You lost credibility in the first 2 words by saying iPad. This is not about tablets, trust me you don't want me to start talking about Android tablets

        Then you compared an iPhone from 2007 and 2008(which by the way got 2 years of the latest updates/ that is on par with your most recent nexus devices)

        You then start going into the Galaxy Nexus of 2011. OH WAIT you can't compare the earlier Nexus's? Lol ALSO why did you stop at the iPhone 3G of 2008? LOL maybe because the 3GS got iOS 3,4,5 and 6. The iPhone 4 of 2010 got iOS 4,5,6, and the latest 7 lol

        Just admit it, that selling point of the nexus getting the latest update is horrible. BTW, updates are important. Yes people upgrade but they do not just throw away their phones. They hand them down or sell them. This is why the resell value is so much higher on Apple devices
        Miguel Castaño
    • Confused?

      What's the point of your post? By the time your Android phone can't upgrade, you should be eligible, or close, to a phone upgrade. If you had read the article, it said this specific phone was released in October 2011, that's over 2 years old, clearly everyone that bought one at release has their 2 year contract expiring. Can't wait to get this on my new Note tab tho :)

      I notice the new OS7 didn't bring any real upgrades to your phone. I wouldn't really get on a tech blog and brag about your phone when you're still running 3G.
      • @theMIDDLEst

        I think the point is something mentioned by Liam Tung in the article like this

        "It's even worse news for the owners of the Sprint LTE version of the Galaxy Nexus, which only went on sale in April last year ahead of LG's Nexus 4. "

        It might be released two years back. However, it might not be 'available' everywhere. Besides, there are people who
        1) do not bought phone through contracts
        2) may buy a flagship to use for 3+ years

        Not to mention about the regions without carrier subsidy. I agree with the points given by ricegf(regarding updates) and AleMartin(regarding the phone cost). Just not your view :-)
      • Not everyone wants to upgrade every 2 years

        There also happens to be a large movement towards no-contract services. Users buying their own phones or just using their phones beyond 2 years and saving up to half the cost of their wireless bill.

        Cell phones cost on average over $500, but people treat them as if they are disposable and are content that they break after 2 years or stop getting updates. Yet on the other hand would riot if the same thing went on with laptops and those are on average less expensive.

        Cell phone providers really have conditioned consumers really well in this regard.
    • What's your point?

      Truly - I don't get your point. Your iPhone 4 can upgrade. On this side of the fence, so can the Nexus 4.

      An iPhone 3GS and my son's iPod Touch 4 cannot upgrade to IOS7.

      The situation is exactly the same yet you're "lucky?".

      Why are Apple people so delusional? The Nexus is FAR cheaper with MUCH better screen and the functionality of Android far outweighs what iOS7 can do. Widgets, custom keyboards, I can select a song ON THE DEVICE to be my ringtone. I can delete a song ON THE DEVICE. I can plug in to any PC and drag and drop files to/from it without requiring 30Mb worth of iTunes bloatware. I can charge wirelessly. There's more but that should be enough.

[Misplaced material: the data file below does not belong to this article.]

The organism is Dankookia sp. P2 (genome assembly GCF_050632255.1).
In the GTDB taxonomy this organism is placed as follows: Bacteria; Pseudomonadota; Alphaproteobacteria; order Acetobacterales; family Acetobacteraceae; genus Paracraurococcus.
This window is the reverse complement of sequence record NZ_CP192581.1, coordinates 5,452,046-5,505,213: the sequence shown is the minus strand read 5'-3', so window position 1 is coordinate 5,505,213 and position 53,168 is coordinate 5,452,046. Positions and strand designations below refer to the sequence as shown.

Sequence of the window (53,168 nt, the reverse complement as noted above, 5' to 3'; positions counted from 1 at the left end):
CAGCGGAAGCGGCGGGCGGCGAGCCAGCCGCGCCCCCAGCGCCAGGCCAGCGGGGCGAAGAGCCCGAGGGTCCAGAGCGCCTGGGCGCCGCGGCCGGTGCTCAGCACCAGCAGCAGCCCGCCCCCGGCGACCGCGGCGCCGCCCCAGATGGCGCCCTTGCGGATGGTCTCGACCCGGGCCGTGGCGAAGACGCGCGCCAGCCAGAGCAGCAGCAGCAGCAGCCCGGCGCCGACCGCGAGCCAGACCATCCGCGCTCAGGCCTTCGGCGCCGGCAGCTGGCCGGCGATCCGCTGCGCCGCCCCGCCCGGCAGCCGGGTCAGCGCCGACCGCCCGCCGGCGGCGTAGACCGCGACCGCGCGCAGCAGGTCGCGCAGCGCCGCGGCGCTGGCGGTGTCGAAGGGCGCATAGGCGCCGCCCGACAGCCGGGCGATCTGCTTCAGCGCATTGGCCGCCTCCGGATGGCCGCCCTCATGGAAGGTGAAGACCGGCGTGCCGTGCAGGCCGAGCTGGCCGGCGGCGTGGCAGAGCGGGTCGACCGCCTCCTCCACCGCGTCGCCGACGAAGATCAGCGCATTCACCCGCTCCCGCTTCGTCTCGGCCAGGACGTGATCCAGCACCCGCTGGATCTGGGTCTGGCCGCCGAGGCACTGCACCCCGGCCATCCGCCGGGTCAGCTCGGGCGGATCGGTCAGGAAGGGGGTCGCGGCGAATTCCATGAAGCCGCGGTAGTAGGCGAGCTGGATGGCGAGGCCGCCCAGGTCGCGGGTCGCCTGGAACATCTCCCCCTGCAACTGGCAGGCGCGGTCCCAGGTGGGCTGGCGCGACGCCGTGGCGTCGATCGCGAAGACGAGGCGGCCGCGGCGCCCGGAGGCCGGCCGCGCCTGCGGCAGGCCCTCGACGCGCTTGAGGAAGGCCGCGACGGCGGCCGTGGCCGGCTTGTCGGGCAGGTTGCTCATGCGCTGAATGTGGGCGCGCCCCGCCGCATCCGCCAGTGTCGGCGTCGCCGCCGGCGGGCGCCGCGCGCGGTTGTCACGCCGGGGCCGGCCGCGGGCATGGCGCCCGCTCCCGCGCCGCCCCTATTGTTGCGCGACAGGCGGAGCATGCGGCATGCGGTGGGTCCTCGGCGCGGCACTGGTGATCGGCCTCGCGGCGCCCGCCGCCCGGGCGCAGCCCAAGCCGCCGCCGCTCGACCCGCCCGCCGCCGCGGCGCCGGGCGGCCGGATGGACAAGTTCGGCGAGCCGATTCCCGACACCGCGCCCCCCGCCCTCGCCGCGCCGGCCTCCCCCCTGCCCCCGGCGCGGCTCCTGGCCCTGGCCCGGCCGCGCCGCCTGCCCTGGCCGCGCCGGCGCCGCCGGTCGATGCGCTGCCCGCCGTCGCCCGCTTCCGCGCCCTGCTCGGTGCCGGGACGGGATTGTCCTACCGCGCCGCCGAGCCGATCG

You're not lucky despite your fantasies.

      I don't normally comment but your statement was pointless.
  • As usual...

    As usual, another iphone user with no life and nothing bright to say attempting to add nothing worthwhile to the conversation at hand. Exciting news, Google and Android march on, happy to have my Android phone and tablet and to find out that I'm in line to have my phone and my tablet upgraded to kitkat!
  • It may not have official support...

    But because it's got the 3.8 Linux kernel that has lowered RAM requirements to run, one would expect that future ROMs for rooted phones will work well on these older models.
    gork platter
  • As a Galaxy Nexus (from Google) owner ...

    I would have like to have seen 4.4 on my device, but really not sure that there is that big of a difference. As others have pointed out, I will more that likely be able to ROM the phone with something running 4.4 in the not too distant future. No big disappointment here as the phone still does what I need it to do and not wasting money on an upgrade, new accessories, etc... just so I can say I have the latest thing is fine with me.
    • @jkohut

      You are not missing much. 4.4 included various APIs and improvements over the current API. 4.3 is lot more than jsut fine. :-)
  • The real reason is more technical...

    As I understand it, Texas Instruments isn't supporting the hardware in the Galaxy Nexus with updated drivers that would be needed for Android 4.4 to run. Google's stuck between a rock and a hard place, because they're trying to move forward and TI has basically given them the "tough luck, thanks for your business" routine, so Google made the business call to not lay out the extra money it'd take to make the GNex work.

    I'm disappointed, sure, but the expectation among the Android dev/power user world is that there WILL be 3rd-party Kit-Kat integration back-engineered with a kernel that works. It's something of a DIY job, but at least the Galaxy Nexus was engineered from the start as a developer's phone and chances are that it'll happen sooner rather than later.

    Maybe they'll even shame Google into doing it officially in the end, too.
  • Truly shameful.

    The iPhone 4 was released in June 2010 and will run the new iOS 7. The Samsung Galaxy Nexus was released in Nov 2011 which much fanfare being the Nexus phone (i.e. Google reference hardware blessed by Google to match the latest Android build and provide the conceptualized user experience by the developers). The Galaxy Nexus was launched with Android 4.0 and now we're learning it will not even make it to Android 4.5. What a shame.
    Jeremy Deats